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Thilas, Anna (2007) Prognostisk betydelse av radiologiskt detekterad gasförekomst i tunntarmen hos katter utsatta för fysiskt trauma. Other thesis, SLU.

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Abstract

The aim of this study was to see if an increased amount of gas could be seen in the small bowel of cats subjected to trauma and if measuring the amount of gas could be of any use in the clinical evaluation of the patient. When the peristaltic waves in the small bowel decreases due to neurological damage or chock the microorganisms of the gut grow in number and possibly produce more gas and toxins. When the cat is stressed it can swallow more air then usual, and the air that is in solution with the chyme in the lumen of the gut separates from the ingesta. When the bowel isn't moving it becomes easier for bacteria and toxins to penetrate the wall of the gut, and then get access to the bloodstream. In the study the amount of gas in the small bowel was measured on radiographs of the abdomen were at least one lateral was obtained. The amount of gas along the small intestine was measured in cm, a ruler was used. The diameter was measured in mm and was not allowed to exceed 12 mm. The study was based on the assumption that in the normal cat there can be gas in <25% of the small bowel (12,5cm). In the study an increased amount of gas were seen in 11 of 79 cats subjected to trauma, increase in diameter was only seen in one cat. Most of the cats did well after their trauma, among the 23 cats that died or were euthanized an increased amount of gas were seen in 6 cases. No relation could be found between an increased amount of gas and the need of care or a specific clinical or radiological diagnosis.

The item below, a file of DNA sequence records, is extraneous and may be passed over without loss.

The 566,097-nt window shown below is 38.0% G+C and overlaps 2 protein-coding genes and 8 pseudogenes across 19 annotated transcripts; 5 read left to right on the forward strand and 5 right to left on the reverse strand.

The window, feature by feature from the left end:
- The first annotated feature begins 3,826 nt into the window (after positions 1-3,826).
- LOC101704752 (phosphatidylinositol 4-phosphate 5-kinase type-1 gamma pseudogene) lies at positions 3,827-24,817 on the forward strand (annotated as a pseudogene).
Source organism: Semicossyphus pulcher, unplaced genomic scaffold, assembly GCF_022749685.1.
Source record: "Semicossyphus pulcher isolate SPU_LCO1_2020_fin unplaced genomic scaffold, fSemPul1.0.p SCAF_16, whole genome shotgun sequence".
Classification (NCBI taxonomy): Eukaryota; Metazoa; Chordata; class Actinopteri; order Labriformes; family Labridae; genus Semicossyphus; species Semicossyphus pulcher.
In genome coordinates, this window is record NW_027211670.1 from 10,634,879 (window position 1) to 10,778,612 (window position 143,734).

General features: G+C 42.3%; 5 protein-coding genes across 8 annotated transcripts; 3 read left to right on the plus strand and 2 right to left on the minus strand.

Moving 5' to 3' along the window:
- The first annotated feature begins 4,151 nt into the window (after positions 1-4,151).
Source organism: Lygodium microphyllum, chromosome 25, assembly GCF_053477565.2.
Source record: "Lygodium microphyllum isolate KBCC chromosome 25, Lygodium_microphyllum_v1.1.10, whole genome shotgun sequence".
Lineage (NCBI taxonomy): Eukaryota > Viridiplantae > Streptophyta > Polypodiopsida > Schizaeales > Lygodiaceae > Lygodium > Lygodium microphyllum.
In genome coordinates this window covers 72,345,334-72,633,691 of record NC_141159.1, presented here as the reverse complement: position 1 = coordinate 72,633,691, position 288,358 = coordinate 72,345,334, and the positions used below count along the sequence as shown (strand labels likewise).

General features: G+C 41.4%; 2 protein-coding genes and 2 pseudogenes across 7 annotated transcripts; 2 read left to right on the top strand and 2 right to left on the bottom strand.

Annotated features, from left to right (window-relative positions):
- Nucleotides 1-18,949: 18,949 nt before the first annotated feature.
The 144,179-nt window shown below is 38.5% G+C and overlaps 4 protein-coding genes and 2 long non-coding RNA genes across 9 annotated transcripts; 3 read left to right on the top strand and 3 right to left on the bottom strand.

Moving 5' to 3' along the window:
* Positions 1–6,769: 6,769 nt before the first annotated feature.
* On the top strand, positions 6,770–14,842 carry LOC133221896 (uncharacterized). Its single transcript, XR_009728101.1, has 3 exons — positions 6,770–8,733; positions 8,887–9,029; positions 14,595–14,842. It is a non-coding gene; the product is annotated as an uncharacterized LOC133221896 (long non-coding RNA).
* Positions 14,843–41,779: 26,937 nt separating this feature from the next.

Item Type: Thesis (Other)
Keywords: katt, tunntarm, gas, radiologi, trauma
Subject (faculty): Faculty of Veterinary Medicine and Animal Science > Department of Biomedical Science and Veterinary Public Health
Divisions: SLU > Faculty of Veterinary Medicine and Animal Science
Depositing User: Anna Thilas
Date Deposited: 16 Jan 2007
Last Modified: 18 Aug 2015 09:46
URI: http://ex-epsilon.slu.se/id/eprint/1416

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